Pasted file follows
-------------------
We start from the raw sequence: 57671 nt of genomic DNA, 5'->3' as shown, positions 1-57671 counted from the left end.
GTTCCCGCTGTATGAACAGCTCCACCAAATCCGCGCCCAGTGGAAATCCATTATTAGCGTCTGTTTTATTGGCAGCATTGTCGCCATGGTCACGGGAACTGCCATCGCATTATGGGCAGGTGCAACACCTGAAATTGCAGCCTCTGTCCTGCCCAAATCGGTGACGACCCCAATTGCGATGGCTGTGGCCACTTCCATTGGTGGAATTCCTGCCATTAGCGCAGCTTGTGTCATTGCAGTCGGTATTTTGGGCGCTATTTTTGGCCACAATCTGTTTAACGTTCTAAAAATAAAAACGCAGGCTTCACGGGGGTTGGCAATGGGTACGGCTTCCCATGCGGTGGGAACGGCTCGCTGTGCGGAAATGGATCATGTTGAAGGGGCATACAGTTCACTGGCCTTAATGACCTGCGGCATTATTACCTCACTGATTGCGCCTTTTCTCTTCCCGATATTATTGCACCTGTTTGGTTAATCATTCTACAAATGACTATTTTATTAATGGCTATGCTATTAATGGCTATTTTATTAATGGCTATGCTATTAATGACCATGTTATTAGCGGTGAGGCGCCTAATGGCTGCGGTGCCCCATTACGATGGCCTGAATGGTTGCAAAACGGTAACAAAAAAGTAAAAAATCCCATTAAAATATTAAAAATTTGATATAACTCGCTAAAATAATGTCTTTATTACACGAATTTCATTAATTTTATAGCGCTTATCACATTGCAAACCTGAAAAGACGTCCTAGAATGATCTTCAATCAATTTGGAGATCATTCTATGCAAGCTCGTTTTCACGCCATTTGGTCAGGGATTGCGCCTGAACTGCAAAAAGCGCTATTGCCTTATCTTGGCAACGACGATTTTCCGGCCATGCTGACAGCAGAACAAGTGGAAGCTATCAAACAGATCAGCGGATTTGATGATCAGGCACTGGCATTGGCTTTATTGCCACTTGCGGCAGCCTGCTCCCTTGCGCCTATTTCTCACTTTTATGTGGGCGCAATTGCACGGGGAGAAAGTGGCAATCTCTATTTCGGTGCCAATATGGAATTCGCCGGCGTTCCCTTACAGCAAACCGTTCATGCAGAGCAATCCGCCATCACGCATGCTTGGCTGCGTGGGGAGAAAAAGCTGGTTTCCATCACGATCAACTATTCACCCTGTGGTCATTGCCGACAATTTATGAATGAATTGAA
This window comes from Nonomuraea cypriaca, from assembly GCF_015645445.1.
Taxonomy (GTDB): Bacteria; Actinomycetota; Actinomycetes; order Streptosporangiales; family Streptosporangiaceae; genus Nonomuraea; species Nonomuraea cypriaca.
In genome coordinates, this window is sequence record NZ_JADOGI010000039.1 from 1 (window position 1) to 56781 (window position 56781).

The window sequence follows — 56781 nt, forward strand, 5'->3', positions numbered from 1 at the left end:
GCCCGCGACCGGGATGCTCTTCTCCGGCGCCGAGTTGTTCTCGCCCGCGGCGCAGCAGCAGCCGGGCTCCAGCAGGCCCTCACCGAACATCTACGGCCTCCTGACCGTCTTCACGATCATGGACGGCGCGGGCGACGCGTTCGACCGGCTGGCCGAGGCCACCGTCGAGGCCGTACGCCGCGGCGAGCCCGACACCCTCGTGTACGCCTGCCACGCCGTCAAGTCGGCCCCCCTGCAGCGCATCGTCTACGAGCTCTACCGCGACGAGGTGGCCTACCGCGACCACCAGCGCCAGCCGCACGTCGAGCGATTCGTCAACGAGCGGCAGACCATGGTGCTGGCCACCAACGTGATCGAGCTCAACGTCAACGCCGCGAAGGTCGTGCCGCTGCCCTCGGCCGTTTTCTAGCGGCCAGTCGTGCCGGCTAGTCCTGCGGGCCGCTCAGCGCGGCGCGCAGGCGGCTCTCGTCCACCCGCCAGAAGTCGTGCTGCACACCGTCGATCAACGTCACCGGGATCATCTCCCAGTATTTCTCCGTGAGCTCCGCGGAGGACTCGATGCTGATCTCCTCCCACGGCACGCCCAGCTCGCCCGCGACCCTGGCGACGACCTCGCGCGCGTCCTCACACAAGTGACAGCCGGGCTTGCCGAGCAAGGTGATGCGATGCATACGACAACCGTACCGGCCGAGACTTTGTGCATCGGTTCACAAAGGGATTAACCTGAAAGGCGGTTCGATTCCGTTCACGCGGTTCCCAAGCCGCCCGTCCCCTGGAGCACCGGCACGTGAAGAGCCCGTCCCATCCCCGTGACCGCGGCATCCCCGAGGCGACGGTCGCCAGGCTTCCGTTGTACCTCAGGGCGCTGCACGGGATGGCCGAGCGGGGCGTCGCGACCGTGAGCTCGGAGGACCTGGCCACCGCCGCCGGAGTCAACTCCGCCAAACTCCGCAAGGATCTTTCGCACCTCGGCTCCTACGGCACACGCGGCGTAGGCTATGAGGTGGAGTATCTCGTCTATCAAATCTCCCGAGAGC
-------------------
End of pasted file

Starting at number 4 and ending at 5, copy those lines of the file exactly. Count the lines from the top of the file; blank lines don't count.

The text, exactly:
Taxonomy (GTDB): Bacteria; Actinomycetota; Actinomycetes; order Streptosporangiales; family Streptosporangiaceae; genus Nonomuraea; species Nonomuraea cypriaca.
In genome coordinates, this window is sequence record NZ_JADOGI010000039.1 from 1 (window position 1) to 56781 (window position 56781).